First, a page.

The Utah Legislative Auditor General released an audit of the Utah Telecommunication Open Infrastructure Agency (UTOPIA) today. The audit, according to The Deseret News, “blasts UTOPIA’s planning, use of bond funds.” Below is the summary of the audit from the Office of the Legislative Auditor General. The full audit can be viewed by clicking here.
The Utah Telecommunication Open Infrastructure Agency (UTOPIA) is an interlocal agency aimed at providing its users with some of the most advanced communications services available. The agency is building a wholesale fiber-optic network that offers its users access to high-speed video, data, and phone services. Once completed, supporters of the network believe it will help improve the quality of life for city residents and promote economic growth for the business community. Due to a number of unforeseen challenges, the agency was unable to complete construction of the network as quickly as planned. This report describes some of the challenges UTOPIA faces, the possible causes for those challenges, and suggestions for strengthening organizational oversight and accountability.
UTOPIA’s Ambitious Goals Have Not Been Met. UTOPIA originally planned to build a broadband network in three years and to achieve a positive cash flow in five years. However, it has not met that schedule. Instead, the cost of financing and operating the network increased before UTOPIA could provide a substantial number of customers with service. As a result, revenues have not been sufficient to cover its costs. Year after year, as operating deficits have accrued, the agency has developed a large negative asset balance.
UTOPIA’s Bond Proceeds Were Not Put to Productive Use.
UTOPIA has issued $185 million in bonds to pay the cost of building its fiber-optic network. Most of the bond proceeds have been invested in poorly utilized and partially completed sections of network. As a result, the network is not generating sufficient revenue for the agency to cover its annual debt service and operating costs.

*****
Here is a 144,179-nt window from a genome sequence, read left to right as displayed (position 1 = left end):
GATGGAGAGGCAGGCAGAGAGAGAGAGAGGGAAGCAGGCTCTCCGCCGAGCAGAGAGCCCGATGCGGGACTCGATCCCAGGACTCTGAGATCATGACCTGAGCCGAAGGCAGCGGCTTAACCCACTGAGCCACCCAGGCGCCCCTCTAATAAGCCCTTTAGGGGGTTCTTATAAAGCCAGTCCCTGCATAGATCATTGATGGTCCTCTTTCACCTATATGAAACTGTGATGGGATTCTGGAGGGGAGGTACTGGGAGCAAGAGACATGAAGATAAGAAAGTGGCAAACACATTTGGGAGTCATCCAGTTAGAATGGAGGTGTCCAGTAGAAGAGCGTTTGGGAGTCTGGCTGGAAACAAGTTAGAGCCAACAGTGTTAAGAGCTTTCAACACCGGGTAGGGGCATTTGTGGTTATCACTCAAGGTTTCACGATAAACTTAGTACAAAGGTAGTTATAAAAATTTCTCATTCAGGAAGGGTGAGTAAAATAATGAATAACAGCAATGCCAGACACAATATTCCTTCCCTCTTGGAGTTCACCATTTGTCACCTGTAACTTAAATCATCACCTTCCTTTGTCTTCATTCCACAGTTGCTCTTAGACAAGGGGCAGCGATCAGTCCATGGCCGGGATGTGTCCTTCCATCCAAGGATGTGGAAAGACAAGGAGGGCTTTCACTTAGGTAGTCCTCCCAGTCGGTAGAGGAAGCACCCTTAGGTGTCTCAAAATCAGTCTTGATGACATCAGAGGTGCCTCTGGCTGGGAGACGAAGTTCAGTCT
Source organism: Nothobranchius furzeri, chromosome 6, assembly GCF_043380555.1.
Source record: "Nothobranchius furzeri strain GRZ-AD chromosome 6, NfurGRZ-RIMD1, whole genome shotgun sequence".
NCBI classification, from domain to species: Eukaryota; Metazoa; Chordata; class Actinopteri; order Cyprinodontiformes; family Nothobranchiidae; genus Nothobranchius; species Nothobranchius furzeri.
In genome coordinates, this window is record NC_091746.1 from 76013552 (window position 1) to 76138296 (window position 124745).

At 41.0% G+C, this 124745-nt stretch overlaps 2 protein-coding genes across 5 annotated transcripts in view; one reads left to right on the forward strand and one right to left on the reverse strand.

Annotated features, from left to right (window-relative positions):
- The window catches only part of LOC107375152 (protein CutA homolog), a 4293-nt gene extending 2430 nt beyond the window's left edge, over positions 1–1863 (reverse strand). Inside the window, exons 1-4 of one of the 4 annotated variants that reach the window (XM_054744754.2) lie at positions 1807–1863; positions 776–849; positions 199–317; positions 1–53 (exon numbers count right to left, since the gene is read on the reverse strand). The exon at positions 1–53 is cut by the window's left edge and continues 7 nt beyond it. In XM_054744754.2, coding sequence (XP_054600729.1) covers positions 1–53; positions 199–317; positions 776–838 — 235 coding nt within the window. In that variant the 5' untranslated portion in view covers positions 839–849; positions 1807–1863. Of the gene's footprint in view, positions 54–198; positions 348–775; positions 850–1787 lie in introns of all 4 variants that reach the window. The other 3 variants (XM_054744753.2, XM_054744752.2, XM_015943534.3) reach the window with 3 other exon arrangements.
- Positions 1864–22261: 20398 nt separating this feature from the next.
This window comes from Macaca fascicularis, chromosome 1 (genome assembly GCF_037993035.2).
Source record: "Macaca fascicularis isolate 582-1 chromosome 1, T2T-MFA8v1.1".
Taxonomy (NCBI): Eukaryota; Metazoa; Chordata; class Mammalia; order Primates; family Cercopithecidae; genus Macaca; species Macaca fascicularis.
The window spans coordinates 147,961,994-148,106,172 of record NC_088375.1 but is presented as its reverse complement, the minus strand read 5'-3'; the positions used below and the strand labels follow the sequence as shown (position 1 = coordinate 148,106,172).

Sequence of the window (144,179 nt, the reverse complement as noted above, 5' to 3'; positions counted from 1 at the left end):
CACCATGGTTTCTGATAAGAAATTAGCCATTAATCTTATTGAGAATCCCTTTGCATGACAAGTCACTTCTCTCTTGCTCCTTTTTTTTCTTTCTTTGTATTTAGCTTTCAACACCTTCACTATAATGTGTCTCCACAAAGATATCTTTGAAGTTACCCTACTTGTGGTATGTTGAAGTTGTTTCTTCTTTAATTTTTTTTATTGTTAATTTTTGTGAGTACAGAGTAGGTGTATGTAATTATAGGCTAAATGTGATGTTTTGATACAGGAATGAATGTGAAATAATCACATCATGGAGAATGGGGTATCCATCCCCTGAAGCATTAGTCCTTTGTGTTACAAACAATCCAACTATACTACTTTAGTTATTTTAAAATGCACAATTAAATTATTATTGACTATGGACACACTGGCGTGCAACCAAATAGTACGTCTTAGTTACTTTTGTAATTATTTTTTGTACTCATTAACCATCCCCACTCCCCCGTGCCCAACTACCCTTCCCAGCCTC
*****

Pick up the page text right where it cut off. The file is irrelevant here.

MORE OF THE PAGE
UTOPIA Used Bond Proceeds to Cover Operating Costs and Debt Service. Slow progress in building the network and a general lack of subscribers have forced UTOPIA to use a large portion of its bond proceeds to cover operating deficits and debt service costs. The use of debt to cover the cost of operations and debt service is symptomatic of an organization facing serious financial challenges.
Poor Planning, Mismanagement, and Unreliable Business Partners Have Contributed to the Agency’s Financial Difficulties. UTOPIA’s board members, staff, and outside consultants readily admitted that mistakes were made during the rollout of the network. To summarize, the mistakes they described generally began before UTOPIA’s current management’s tenure and fall into one of the following three categories: (1) poor construction planning, (2) mismanagement, and (3) unreliable business and finance partners.
A Lack of Sufficient Subscribers Also Contributes to UTOPIA’s Condition. In addition to UTOPIA’s problems with poor planning, mismanagement, and unreliable business partner performance, a lack of sufficient customers is also a cause for the agency’s slow progress. UTOPIA’s historic and current subscriber rates, coupled with its revenues, strongly suggest either a lack of consumer demand or an agency inability to meet the consumer demand that does exist. A contributing factor to UTOPIA’s difficulty in meeting targets may also be its wholesale-only operating model.
Better Management and Financial Controls Are Needed to Improve Accountability. UTOPIA can increase its chances of success by taking steps to hold its staff and business partners accountable for results. Even if UTOPIA has prepared a viable new development strategy, it will not be successful unless the agency and its partners can execute that plan. For this reason, we suggest that UTOPIA’s board and management team adopt a number of management and financial controls that will strengthen their oversight of the agency and their ability to hold people accountable for the results they seek.
Chapter IV describes four steps UTOPIA should take to strengthen its oversight and accountability:
- Adopt better management controls, including written narrative plans, formal policies, and performance measures.
- Adopt the financial controls commonly used by public agencies.
- Improve compliance with the Utah Open and Public Meetings Act.
- Strengthen board oversight of agency operations.